Bird Friendly Coffee & The Wood Thrush

A Wood Thrush photographed by Birds & Beans Coffee's Voice & Author, Katie Fallon

A Wood Thrush photographed by Birds & Beans Coffee's Voice & Author, Katie Fallon

If you live around the East Coast of North America you may have been lucky enough to have spotted a Wood Thrush from time to time. The Wood Thrush's breeding range extends from southern Canada to northern Florida, and from the Atlantic coast to the Missouri River. And although considered a 'common bird' the Wood Thrush has been in steep decline since the 1970's.  Recent research indicates that this decline is caused by deforestation in the species wintering habitat; typically the lowlands along the Atlantic and Pacific coasts of Central America.

This loss of forest can be clearly seen in this map of forest loss in Nicaragua showing the extreme level of deforestation in the recent past, and for the coming decades.

The Ministry of the Environment and Natural Resources in Nicaragua maps of forest loss show the extreme level of deforestation in the recent past, and for the coming decades.

The Ministry of the Environment and Natural Resources in Nicaragua maps of forest loss show the extreme level of deforestation in the recent past, and for the coming decades.

The primary reason for this deforestation in Central America is farming. In order to supply large quantities of, lets say coffee, farmers remove trees to grow coffee in the sun, which produces a higher yield. American coffee companies pay farmers low prices for this cheap product but by then the damage has already been done.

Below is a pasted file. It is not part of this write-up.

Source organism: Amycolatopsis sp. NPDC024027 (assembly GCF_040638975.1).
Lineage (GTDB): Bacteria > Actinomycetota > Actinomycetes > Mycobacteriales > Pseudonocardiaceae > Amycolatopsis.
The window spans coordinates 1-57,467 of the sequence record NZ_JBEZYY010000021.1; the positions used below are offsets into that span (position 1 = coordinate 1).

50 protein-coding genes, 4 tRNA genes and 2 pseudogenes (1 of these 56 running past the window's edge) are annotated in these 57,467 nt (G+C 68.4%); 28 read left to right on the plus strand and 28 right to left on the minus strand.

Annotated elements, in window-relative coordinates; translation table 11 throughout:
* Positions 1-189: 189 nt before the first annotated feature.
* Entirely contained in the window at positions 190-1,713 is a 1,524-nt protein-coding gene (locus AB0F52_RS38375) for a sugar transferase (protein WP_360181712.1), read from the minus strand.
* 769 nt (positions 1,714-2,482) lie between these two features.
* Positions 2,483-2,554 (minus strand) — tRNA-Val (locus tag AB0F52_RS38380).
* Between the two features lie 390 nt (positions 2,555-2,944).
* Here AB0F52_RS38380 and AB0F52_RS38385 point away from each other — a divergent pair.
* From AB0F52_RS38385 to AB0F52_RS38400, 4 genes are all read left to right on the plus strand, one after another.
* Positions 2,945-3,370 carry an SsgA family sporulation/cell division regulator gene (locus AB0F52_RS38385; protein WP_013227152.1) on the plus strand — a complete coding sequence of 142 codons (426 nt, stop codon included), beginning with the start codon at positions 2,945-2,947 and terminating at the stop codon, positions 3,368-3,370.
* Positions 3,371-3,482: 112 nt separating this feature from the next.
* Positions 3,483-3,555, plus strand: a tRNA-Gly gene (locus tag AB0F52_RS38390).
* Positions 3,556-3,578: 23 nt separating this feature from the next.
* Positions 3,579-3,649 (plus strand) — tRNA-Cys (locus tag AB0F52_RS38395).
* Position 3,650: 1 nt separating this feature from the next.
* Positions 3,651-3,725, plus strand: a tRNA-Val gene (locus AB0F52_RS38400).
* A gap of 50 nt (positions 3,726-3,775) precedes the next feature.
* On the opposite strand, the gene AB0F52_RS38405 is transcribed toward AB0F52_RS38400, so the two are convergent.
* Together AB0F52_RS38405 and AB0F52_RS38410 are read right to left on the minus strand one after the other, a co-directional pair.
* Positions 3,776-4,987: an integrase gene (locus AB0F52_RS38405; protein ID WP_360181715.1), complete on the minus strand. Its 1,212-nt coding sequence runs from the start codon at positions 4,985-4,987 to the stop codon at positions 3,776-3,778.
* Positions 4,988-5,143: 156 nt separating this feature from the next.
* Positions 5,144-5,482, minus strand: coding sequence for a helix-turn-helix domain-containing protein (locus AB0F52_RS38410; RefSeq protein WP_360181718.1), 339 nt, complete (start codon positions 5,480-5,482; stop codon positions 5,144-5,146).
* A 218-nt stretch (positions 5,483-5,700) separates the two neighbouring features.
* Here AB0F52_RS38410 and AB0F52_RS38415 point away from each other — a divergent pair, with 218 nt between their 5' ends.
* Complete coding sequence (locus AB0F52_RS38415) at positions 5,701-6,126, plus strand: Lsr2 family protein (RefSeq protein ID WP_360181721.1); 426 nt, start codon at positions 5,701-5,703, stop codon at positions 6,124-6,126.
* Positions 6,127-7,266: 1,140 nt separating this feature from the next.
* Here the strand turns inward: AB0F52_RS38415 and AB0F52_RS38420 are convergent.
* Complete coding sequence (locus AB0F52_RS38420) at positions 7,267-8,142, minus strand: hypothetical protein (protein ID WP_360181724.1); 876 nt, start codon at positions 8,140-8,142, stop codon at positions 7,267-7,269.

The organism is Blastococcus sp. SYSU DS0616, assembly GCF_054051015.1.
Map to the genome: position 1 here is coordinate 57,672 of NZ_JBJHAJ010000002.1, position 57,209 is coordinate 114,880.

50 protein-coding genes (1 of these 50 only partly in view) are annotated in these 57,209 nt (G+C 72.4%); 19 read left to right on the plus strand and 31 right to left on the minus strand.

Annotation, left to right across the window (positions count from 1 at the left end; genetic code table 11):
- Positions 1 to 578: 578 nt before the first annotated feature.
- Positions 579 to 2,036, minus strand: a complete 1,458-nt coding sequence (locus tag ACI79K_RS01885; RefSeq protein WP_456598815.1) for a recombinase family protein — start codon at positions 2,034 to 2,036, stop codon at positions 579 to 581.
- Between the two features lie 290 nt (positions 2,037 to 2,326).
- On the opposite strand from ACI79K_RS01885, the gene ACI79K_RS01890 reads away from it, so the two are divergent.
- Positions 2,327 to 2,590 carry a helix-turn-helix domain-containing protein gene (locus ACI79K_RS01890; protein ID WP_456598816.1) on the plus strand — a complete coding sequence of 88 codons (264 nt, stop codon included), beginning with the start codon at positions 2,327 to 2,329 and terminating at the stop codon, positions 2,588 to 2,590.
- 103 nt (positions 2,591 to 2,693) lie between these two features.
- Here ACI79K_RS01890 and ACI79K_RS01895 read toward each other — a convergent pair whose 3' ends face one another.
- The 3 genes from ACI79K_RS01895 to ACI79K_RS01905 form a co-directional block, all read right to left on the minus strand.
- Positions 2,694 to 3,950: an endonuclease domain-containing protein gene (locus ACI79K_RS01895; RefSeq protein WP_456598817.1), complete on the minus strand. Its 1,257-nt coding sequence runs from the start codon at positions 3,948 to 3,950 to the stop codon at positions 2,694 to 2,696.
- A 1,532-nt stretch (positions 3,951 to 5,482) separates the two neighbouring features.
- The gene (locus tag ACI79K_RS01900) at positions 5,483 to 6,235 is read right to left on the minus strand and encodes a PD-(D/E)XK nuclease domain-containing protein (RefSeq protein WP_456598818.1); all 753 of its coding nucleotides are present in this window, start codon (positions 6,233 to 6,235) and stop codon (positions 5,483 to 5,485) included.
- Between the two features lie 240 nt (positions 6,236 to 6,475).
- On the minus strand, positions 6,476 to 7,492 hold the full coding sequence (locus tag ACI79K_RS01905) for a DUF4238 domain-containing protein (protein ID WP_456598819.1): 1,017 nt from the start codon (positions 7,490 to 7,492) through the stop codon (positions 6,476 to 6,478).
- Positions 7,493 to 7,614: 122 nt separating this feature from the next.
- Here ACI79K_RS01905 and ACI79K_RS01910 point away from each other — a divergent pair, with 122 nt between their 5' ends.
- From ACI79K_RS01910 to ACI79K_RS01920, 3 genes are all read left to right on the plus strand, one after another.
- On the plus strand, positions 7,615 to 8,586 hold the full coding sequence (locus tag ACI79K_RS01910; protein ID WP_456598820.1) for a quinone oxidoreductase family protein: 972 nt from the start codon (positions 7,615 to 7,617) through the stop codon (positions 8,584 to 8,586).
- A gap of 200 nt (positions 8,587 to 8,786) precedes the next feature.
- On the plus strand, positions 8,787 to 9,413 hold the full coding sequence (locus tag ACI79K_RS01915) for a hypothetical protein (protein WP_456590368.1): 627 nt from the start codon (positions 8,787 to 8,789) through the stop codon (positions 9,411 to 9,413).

Sun coffee is literally killing the
songbirds we love—and is destroying
a sustainable method of farming
that supports rural communities
in Latin America and keeps toxic
chemicals away from farm workers
and their children.
— Bridget Stutchbury - Biologist
Wood Thrush, Medium Roast Bird Friendly Coffee

Wood Thrush, Medium Roast Bird Friendly Coffee

At Birds & Beans Coffee we are not only buying coffee from Bird Friendly® Coffee farms in Nicaragua, where the Wood Thrush migrates to in the winter, but we are working with farms who are not yet certified. Currently we have three farms in 'transition' to becoming USDA Organic and Bird Friendly® certified, this process takes three years. It is vital that the farms and farmers making this commitment to sustainability know that the American coffee market is ready for a better product dedicated to helping birds like the Wood Thrush.

We are ready! Are you? This year is the Year of The Bird after all...So demand that your coffee always be Fair Trade, Organic, and Bird Friendly® certified and share this post with friends and family.

www.birdsandbeanscoffee.com

You can also read Help Save the Wood Thrush by Bridget Stutchbury on the American Bird Conservancy Blog